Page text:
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Long Island High School Students Reap Rewards as Teacher Builds $50,000 3D Printing Lab from Donations

by • January 26, 2016 • No Comments

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Michael Davies in his 3D Printing Lab.

Greenport High School students are quite lucky to have a technology teveryer like Michael Davies. A true folks man, he has an undeniable-bodied knack for networking and persuading additional affluent contacts to manufacture donations to his school. He’s put those skills to work for his class, and now Davies has managed to create a truly awe-inspiring 3D printing lab at the Long Island public school.

He’s created a thing superb to what many colleges actually have, and all of this can donate his students a primary head begin as they work their way through high school and enter college with many most likely additional knowledge than many when it comes to digital create and 3D printing. This is a immense boost for offering greater career options as well, as dimensionsable-bodied companies of all types are looking for graduates skilled in create and 3D printing.

The lab at Greenport High is only one of a few in the area, boasting multiple 3D printing equipment.

“It is quite astounding, especially when you consider the dimensions of our school,” said Superintendent David Gamberg.

kidsWith eight MakerBot Replicators, all donated to the district at Davies’ urging, along with a list of equipment and supplies, they consider the value of equitething to be edging up in the direction of $50,000–and Davies continues his efforts, manufacturing us wonder if maybe one day this can be a lab where every child luxuriously sits at their own 3D printing device.

As the lab becomes additional and additional populated with technology, enthusiasm only continues to grow in both this teveryer and all his quite dedicated students. He likes to compare the 3D printing equipment to high-tech glue guns, and in offering such a basic comparison, many most likely manufactures the hardware seem fun pretty than intimidating.

Kids at Greenport are drawn to the 3D printing equipment as well as new projects, and can frequently be discovered staying voluntarily after class too, magnetized by all they are able-bodied to create and manufacture. Davies’ technology class, which began this year, has 38 students, split into two sections. So far, as they learn of digital create and and so go on to 3D print, they have created busts of themselves, smartphone cases, windshield ice scrapers, camera lens hoods, parts for the equipment they use and actually prosthetic hands. They in addition learn to take care of the equipment and perform necessary maintenance.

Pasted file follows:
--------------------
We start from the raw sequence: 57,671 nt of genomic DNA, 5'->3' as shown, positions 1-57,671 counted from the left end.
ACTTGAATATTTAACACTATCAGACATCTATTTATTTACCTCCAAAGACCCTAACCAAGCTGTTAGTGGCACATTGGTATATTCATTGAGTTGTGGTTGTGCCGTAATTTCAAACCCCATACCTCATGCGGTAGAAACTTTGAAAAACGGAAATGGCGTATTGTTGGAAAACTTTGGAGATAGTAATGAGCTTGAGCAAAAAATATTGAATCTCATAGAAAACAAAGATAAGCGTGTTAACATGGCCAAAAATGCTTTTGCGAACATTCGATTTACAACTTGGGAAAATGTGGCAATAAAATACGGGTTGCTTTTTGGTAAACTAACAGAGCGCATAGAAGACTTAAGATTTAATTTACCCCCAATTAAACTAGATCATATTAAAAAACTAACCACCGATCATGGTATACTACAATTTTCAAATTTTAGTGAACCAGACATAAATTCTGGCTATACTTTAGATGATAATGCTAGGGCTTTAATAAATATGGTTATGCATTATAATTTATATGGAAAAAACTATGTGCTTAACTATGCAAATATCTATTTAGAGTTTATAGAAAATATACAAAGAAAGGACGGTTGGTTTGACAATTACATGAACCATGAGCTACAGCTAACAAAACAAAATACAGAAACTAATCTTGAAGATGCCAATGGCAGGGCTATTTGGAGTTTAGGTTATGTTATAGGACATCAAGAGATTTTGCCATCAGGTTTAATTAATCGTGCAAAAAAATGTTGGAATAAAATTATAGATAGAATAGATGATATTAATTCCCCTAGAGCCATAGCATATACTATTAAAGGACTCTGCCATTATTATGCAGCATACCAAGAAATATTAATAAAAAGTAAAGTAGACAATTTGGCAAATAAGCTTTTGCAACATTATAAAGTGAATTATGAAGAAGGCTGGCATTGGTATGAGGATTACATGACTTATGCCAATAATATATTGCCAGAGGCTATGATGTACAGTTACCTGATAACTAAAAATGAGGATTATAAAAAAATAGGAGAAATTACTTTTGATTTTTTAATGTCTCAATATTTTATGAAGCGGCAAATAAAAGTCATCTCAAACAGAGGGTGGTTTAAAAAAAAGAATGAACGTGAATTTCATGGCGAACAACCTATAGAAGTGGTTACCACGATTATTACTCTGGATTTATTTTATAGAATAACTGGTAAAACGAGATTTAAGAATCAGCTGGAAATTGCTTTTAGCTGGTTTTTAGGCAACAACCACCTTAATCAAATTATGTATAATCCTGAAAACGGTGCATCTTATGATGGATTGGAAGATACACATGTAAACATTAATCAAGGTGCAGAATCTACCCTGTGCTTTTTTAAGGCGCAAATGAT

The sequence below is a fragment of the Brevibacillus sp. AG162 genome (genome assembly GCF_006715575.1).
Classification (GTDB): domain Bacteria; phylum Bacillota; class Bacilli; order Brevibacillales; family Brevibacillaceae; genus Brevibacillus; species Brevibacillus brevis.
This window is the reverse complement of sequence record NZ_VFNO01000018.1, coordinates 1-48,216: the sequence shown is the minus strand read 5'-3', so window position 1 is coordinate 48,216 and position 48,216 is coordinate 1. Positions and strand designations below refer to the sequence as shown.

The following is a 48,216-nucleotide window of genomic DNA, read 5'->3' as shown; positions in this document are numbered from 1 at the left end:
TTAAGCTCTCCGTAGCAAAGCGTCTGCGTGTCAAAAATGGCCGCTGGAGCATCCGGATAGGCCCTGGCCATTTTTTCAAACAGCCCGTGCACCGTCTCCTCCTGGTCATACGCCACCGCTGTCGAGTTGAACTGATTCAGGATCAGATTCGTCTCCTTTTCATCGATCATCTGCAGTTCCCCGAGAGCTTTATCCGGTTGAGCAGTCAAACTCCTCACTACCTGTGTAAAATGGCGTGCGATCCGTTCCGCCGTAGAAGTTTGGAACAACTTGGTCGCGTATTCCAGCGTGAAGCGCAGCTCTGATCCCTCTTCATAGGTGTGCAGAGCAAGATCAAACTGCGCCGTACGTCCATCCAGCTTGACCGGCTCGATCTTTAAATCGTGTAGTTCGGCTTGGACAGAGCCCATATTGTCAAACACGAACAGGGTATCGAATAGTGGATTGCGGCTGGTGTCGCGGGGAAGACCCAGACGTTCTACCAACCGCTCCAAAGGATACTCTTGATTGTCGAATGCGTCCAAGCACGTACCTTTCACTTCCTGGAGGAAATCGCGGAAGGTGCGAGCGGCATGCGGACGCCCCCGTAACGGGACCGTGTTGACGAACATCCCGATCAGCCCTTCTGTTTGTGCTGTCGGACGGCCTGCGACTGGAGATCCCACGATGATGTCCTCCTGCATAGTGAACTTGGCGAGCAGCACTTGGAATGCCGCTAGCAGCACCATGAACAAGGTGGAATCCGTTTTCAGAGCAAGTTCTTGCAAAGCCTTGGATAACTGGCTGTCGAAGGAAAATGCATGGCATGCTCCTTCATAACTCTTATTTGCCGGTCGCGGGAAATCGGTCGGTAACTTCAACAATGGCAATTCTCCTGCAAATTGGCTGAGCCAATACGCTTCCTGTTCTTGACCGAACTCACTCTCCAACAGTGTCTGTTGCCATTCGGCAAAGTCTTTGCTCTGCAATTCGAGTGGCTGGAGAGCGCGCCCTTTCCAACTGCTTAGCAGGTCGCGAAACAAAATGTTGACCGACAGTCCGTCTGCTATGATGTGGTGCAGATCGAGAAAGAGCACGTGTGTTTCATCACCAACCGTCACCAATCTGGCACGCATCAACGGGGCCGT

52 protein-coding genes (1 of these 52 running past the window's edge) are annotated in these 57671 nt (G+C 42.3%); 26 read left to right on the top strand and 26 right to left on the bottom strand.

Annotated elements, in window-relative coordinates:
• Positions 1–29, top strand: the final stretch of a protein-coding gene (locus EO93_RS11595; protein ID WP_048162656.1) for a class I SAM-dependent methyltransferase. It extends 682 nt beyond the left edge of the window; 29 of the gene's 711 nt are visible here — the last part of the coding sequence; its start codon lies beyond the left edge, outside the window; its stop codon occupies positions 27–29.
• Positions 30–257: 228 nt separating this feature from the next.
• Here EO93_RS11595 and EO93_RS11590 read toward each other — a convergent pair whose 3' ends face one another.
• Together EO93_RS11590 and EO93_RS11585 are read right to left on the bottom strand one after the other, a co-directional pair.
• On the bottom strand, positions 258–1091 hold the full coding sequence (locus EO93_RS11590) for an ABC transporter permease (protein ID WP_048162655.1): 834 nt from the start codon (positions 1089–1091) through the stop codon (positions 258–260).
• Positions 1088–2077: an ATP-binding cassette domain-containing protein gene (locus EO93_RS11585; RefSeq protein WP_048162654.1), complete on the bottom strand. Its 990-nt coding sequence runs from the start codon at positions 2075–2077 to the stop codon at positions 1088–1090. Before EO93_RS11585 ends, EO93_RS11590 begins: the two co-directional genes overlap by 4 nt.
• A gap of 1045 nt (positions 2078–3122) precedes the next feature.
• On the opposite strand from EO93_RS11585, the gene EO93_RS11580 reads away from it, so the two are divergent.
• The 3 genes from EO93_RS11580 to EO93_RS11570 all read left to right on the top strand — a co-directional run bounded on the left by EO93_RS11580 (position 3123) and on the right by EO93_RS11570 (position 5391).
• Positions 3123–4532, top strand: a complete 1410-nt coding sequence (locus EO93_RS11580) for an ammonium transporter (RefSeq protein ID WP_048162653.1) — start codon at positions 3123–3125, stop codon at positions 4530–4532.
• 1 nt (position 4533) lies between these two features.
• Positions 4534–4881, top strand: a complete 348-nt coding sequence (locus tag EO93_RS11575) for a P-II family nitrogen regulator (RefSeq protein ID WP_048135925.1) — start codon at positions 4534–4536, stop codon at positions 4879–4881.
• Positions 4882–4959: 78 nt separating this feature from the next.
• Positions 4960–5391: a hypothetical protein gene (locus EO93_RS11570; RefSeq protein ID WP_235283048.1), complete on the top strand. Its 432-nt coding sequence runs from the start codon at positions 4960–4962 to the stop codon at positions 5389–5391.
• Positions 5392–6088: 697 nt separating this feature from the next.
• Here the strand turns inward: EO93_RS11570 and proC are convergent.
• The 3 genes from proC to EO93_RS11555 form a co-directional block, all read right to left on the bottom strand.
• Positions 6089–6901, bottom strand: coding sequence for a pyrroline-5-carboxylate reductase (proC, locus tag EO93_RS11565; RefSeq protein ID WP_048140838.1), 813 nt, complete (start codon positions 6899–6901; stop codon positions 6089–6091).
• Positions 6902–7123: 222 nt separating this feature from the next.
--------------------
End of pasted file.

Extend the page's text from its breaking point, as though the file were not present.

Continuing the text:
“We’re all learning together. It is fun and exciting,” says Davies. “On parent/teveryer night this place is mobbed–not with kids–but parents.”

girlOn the other hand 3D printing for 38 kids and one teveryer can get expensive in terms of filament and all which goes along with fabrication, Davies has managed to cover all of which with donations–and much of his efforts were concentrated while he was injured earlier in the year. He spent his time being quite productive on the phone, doing constant networking, and he jokes which folks get so tired of hearing of him which they donate him stuff only to manufacture him go away. So far the district has only spent a total of $4500 on the lab.

“No high school’s going to have a lab like this,” Davies says. “It is like a thing you’d see at a high-end college. They can walk into an industrial create class or an engineering class and have a jump on what they require to know.”

The advent of the 3D printing device undoubtedly has been a massive boost to entice students of all levels around the country, of college to elementary schools, into getting excited of createing difficult technological projects, as well as other quite informative items like other students too manufacturing prosthetics for other young folks in require–and what of the 3D printed wheelchair for Lilly the two-legged goat? As the STEM agenda is in full force across the US, and many other countries, it’s obvious which the plan to get children additional interested in science, technology, engineering, and math is beginning to work as kids see the unlimited world of create and technology which is open to them due to 3D printing and other synonymous technologies like robotics and virtual reality. Do you have 3D printing labs like this anywhere in your area? Discuss in the Greenport 3D Printing Lab forum over at 3DPB.com.

[Images: Denise Civiletti / Source: Southold Local]